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RESPIRATORY -

BRACHYCEPHALIC OBSTRUCTIVE AIRWAY SYNDROME

Brachycephalic Obstructive Airway Syndrome commonly occurs in dog breeds which have a short nose. Bulldogs and Pugs, are the most commonly affected breeds, however other breeds such as, Staffordshire Terriers, Mastiffs, Cavalier King Charles Spaniels, Boxers, may also suffer from upper airway obstruction.  

Brachycephalic Syndrome refers to obstruction of the air passage at the back of the throat and nose, due to a combination of overly long soft palate, very narrow nasal passages (nares), and inflammation of other structures in the back of the throat which cause further narrowing of the upper airways.  The long soft palate prevents the normal passage of air to the wind pipe (trachea), causing increased effort to breath and inflammation of the throat.  Patients ususally present with difficulty breathing, noisy breathing, snoring, and in severe cases will turn blue (cyanosis) and collapse.  Patients will deteriorate during periods of hot and humid weather (spring and summer) and during exercise, when the demand on breathing is highest. Signs will get worse with age, as the cartilages at the back of the throat (larynx) and wind pipe deteriorate. Inflammation causes further swelling of the soft tissues (laryngeal saccules, tonsils, mucosa), all of which combine to make the breathing worse.  If treated the breathing is markedly improved and the risk of fatal respiratory problems is markedly decreased.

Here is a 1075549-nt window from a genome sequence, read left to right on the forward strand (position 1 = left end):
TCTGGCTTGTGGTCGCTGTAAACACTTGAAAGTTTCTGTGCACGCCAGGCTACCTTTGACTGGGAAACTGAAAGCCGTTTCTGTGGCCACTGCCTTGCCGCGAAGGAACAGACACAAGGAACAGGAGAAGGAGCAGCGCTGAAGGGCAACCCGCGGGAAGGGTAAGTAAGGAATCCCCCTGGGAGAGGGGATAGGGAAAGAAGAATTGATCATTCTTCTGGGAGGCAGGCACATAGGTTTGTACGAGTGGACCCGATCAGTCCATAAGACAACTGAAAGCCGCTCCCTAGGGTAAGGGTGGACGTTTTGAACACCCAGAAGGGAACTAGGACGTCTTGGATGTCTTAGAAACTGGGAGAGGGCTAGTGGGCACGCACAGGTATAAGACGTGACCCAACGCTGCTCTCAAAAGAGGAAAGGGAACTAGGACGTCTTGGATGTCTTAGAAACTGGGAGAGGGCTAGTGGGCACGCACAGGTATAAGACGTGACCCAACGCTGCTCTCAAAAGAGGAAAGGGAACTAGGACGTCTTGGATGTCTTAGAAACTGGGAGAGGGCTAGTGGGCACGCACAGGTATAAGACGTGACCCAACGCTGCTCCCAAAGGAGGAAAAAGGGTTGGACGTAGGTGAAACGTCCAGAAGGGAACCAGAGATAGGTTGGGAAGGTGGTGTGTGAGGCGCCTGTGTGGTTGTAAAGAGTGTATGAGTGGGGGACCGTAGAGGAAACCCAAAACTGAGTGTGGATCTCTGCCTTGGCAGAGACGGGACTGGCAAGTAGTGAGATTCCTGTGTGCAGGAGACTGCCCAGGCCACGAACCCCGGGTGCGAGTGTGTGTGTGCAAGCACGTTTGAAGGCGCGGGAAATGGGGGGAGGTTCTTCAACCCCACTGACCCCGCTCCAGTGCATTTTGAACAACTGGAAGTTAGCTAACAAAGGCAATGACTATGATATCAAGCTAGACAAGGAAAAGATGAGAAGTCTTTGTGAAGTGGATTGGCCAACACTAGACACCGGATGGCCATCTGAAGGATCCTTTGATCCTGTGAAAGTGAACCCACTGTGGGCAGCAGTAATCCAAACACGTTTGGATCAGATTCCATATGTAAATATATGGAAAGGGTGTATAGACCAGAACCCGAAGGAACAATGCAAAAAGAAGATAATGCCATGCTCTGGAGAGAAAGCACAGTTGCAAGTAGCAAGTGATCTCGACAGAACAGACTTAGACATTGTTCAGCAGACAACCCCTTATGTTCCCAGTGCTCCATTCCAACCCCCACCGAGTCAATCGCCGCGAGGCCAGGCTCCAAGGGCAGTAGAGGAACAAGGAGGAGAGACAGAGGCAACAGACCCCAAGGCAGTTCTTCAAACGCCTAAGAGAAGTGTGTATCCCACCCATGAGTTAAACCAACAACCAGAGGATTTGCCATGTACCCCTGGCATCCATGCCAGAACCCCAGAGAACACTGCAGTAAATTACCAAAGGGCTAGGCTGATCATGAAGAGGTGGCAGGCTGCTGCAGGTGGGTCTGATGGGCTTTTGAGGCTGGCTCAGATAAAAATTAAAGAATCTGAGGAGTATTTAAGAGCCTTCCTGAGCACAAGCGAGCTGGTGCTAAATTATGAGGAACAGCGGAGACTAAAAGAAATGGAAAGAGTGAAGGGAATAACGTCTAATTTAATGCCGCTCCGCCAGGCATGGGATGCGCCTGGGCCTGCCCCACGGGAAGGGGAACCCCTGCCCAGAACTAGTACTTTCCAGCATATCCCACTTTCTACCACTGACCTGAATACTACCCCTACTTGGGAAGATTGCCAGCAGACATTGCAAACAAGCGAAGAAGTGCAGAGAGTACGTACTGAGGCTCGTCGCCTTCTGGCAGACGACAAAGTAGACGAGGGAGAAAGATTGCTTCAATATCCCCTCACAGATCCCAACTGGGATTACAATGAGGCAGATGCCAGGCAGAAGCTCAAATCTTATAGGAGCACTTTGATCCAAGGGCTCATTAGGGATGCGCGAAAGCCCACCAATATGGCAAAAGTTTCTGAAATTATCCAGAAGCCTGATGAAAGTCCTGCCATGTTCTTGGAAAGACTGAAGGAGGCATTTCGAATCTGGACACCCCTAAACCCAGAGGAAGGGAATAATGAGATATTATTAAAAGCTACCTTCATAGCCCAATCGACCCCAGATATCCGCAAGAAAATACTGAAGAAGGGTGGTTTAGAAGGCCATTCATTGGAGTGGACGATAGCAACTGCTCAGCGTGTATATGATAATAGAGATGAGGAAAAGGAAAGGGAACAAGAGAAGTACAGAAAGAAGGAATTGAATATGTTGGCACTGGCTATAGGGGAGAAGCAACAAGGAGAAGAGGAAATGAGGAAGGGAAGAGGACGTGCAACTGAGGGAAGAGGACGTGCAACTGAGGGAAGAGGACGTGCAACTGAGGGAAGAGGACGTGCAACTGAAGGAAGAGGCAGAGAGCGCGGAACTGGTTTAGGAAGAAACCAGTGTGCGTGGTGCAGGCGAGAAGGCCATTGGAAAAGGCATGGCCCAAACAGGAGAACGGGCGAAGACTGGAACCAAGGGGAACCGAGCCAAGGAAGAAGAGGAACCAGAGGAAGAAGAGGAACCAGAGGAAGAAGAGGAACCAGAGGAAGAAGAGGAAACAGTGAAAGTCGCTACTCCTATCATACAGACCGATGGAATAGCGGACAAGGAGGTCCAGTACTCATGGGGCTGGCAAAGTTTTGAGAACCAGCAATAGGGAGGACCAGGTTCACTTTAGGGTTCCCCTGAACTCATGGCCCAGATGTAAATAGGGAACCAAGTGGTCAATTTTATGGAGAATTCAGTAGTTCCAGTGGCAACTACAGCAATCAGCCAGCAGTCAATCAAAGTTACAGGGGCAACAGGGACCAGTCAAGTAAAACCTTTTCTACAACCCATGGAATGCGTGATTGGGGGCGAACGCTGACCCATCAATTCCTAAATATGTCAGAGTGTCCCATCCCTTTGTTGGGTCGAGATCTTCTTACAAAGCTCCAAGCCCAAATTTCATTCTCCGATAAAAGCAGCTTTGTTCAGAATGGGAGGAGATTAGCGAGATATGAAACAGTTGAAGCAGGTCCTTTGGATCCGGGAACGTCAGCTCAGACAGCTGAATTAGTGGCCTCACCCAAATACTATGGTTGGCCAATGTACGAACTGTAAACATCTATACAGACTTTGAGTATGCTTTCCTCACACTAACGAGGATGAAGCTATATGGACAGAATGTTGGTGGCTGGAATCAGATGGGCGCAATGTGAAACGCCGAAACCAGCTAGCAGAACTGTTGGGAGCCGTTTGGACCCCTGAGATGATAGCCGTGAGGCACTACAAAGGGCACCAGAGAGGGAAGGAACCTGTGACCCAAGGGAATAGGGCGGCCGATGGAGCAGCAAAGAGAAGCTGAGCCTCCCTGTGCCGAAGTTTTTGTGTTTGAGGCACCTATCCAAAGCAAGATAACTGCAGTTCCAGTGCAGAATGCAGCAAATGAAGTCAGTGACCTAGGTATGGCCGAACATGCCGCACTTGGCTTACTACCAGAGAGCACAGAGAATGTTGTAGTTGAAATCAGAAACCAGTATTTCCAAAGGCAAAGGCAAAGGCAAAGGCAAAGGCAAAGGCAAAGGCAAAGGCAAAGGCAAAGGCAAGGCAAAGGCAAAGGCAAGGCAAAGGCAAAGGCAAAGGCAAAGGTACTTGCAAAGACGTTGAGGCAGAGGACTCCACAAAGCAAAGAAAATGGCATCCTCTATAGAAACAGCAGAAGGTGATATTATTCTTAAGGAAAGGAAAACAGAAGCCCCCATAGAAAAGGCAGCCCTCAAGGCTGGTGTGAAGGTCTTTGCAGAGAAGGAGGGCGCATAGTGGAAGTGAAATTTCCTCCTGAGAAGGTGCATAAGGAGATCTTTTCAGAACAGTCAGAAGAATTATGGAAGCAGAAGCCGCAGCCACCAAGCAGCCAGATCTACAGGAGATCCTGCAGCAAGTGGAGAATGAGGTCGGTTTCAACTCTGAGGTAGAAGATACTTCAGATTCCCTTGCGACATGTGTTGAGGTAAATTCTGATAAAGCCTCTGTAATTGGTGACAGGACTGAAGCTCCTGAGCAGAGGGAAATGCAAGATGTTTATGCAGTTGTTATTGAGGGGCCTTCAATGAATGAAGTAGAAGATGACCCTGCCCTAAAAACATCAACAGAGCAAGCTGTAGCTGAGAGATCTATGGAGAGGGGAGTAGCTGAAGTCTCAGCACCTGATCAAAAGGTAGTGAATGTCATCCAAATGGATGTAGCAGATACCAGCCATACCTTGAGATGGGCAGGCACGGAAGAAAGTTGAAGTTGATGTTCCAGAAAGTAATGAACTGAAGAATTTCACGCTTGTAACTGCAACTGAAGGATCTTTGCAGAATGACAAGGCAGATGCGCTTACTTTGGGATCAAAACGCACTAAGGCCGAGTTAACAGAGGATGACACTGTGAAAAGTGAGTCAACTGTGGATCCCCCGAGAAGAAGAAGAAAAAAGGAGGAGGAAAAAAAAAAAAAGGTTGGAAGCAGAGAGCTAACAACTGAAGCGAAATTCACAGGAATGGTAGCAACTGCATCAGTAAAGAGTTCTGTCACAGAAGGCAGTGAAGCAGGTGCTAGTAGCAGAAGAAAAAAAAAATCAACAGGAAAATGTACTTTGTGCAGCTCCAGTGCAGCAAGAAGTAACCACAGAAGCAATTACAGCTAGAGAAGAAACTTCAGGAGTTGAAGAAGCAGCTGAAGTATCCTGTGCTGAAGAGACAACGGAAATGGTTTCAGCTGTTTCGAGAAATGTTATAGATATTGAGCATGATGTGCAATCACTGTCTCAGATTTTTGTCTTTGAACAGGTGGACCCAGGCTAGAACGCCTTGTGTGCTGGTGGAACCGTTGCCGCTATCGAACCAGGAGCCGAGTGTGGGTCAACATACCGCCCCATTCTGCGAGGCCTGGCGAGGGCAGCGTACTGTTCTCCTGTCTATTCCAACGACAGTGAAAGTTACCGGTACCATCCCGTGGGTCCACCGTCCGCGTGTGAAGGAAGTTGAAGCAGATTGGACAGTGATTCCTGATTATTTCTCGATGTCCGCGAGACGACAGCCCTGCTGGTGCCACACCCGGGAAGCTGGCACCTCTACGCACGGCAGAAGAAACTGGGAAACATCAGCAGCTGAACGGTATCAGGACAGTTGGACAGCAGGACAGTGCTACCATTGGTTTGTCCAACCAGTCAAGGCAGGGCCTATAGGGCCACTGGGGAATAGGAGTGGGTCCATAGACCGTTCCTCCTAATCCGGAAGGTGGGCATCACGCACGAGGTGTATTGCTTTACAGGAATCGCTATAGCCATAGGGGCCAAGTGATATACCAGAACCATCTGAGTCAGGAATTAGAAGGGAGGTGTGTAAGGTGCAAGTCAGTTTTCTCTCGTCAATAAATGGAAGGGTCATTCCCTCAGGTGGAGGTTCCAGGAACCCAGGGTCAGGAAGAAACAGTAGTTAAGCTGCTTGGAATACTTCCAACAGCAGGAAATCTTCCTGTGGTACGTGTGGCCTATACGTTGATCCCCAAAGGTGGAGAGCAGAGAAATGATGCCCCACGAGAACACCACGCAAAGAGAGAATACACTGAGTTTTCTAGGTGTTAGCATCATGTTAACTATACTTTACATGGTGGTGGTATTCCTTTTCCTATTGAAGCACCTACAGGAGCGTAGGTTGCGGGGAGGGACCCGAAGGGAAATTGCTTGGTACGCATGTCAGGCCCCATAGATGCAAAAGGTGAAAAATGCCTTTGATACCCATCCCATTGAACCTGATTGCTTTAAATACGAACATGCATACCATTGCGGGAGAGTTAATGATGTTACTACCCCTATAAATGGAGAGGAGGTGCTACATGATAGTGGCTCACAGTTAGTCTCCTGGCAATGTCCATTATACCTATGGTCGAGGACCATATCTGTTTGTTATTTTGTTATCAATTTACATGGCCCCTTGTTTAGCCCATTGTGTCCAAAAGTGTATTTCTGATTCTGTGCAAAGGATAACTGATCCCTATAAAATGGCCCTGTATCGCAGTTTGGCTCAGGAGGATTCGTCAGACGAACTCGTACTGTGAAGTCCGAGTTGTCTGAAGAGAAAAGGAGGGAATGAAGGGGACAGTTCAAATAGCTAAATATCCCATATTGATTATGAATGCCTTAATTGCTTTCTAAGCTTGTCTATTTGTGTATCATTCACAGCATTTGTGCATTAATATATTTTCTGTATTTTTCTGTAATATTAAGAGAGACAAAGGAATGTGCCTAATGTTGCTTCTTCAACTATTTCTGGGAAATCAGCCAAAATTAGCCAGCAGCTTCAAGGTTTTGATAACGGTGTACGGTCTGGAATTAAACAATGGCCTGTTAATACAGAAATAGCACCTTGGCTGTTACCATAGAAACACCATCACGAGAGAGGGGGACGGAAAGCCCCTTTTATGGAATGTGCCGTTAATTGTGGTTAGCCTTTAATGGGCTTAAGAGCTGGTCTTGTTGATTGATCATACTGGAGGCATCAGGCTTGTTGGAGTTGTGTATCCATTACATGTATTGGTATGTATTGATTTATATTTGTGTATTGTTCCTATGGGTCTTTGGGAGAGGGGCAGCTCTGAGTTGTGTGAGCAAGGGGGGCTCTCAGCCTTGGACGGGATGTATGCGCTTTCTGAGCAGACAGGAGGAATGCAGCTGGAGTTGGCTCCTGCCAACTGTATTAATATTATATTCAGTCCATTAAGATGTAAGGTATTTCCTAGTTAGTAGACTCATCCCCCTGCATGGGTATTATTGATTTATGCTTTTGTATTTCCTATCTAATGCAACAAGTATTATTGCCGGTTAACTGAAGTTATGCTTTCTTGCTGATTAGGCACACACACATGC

The benefits of surgery performed early out-weigh the risks.  The main complication associated with surgery is in the immediate post-surgery period, where there may be significant swelling and obstruction of the airway.  Should this occur, a temporary hole in the base of the neck (tracheostomy) may be required until the swelling subsides and the patient is able to breath without by-passing the mouth and larynx.  

 

Occasionally the sutures used to shorten the soft palate may require removal if they cause irritation, which involves a brief sedation.

 

Brachycephalic patients are also at risk of chronic gastric reflux and heart-burn (oesophagitis) due to the breathing issues.  This may cause long-term regurgitation and require medication to limit the symptoms.

Surgery involves shortening the soft palate (palatoplasty), opening the nasal passages (rhinoplasty), and occasionally removing the tonsils and laryngeal saccules.  

 

The prognosis following surgery is good, with an improvement in the airway passage and reduced risk of severe breathing diffculty.  Some noise whilst breathing and sonring may persist, but should be better than pre-surgery.  The prognosis for patients with longer term breathing difficulty is not as good due to degeneration of the cartilages at the back of the throat (larynx) and wind-pipe (trachea).  In pateints where the cartilages of the larynx or trachea have collapsed, a laryngeal tie-back surgery or tracheal stent may be required.